Pigeons and doves are one of the most cosmopolitan of bird families. All easily recognisable, some are even brightly coloured and beautiful - even the pesky, city-dwelling pigeon has a certain head-bobbing charm. Pigeons and doves thrive in pretty much every habitat on Earth, only the Arctic Circle and Antarctica have none.
One of the most famous, or infamous, extinctions of recent times was a species of pigeon. The passenger pigeon was perhaps the most numerous bird that ever lived, however, billions were wiped out in under 50 years. Explore some of the remaining 300 or so species from the turtle dove and Old World pigeon groups below.
Scientific name: Columbidae
The shading illustrates the diversity of this group - the darker the colour the greater the number of species. Data provided by WWF's Wildfinder.
Discover what these behaviours are and how different plants and animals use them.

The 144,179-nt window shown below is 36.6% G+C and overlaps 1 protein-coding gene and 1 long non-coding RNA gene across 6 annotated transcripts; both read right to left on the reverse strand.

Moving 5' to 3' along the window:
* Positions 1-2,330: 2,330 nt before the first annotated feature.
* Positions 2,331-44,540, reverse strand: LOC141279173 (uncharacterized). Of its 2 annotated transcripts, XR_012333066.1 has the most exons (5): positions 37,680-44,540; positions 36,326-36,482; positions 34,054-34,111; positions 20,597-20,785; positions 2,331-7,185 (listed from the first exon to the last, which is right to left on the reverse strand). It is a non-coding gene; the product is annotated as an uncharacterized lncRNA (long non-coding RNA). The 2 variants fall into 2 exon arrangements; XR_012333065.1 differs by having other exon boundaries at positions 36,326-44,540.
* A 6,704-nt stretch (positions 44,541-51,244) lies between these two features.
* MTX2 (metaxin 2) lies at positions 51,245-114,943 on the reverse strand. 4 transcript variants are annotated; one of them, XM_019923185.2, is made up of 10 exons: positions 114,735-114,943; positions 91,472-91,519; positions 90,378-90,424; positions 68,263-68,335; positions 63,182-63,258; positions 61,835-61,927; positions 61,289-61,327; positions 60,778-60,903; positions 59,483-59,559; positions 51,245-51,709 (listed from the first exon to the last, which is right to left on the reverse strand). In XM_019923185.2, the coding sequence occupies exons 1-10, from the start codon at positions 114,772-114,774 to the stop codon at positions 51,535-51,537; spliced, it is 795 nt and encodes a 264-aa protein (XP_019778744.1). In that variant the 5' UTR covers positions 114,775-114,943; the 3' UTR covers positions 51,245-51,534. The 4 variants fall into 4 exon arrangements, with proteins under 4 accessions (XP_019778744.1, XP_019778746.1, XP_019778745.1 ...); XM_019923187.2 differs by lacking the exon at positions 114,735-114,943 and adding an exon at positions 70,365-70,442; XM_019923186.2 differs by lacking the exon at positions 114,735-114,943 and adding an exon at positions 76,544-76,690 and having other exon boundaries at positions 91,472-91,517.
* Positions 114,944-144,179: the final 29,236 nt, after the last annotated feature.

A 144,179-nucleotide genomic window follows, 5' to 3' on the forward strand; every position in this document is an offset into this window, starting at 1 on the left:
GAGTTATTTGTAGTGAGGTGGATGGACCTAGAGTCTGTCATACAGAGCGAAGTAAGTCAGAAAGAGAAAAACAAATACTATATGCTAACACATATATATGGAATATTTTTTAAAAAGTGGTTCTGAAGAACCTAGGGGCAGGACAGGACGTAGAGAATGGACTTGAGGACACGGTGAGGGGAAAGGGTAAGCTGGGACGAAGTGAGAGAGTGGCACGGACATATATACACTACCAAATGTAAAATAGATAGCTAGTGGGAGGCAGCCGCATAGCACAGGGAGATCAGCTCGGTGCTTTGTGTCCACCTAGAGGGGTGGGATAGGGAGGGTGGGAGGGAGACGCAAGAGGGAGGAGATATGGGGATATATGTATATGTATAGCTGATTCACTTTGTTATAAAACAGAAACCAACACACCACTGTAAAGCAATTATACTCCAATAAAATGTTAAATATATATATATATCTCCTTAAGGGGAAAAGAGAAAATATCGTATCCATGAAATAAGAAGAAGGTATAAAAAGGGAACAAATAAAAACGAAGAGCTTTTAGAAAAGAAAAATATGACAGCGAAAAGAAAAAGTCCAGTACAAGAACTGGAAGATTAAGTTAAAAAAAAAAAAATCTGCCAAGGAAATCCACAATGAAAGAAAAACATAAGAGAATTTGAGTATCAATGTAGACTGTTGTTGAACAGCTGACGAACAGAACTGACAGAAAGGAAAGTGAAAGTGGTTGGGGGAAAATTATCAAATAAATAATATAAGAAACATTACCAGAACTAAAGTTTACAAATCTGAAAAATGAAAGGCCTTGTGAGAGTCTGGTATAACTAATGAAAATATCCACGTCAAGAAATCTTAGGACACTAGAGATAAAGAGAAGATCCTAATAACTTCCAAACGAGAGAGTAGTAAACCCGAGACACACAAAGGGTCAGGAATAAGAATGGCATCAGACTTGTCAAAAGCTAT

Additional data source: Animal Diversity Web
Pigeons and doves constitute the bird clade Columbidae, that includes some 310 species. They are stout-bodied birds with short necks, and have short, slender bills with fleshy ceres. Doves feed on seeds, fruits, and plants. This family occurs worldwide, but the greatest variety is in the Indomalaya and Australasia ecozones.
In general, the terms "dove" and "pigeon" are used somewhat interchangeably. In ornithological practice, "dove" tends to be used for smaller species and "pigeon" for larger ones, but this is in no way consistently applied, and historically, the common names for these birds involve a great deal of variation between the terms. The species most commonly referred to as "pigeon" is the Feral Rock Pigeon, common in many cities.
Doves and pigeons build relatively flimsy nests from sticks and other debris, which may be placed in trees, on ledges, or on the ground, depending on species. They lay one or two eggs, and both parents care for the young, which leave the nest after seven to 28 days. Unlike most birds, both sexes of doves and pigeons produce "crop milk" to feed to their young, secreted by a sloughing of fluid-filled cells from the lining of the crop. Young doves and pigeons are called "squabs".
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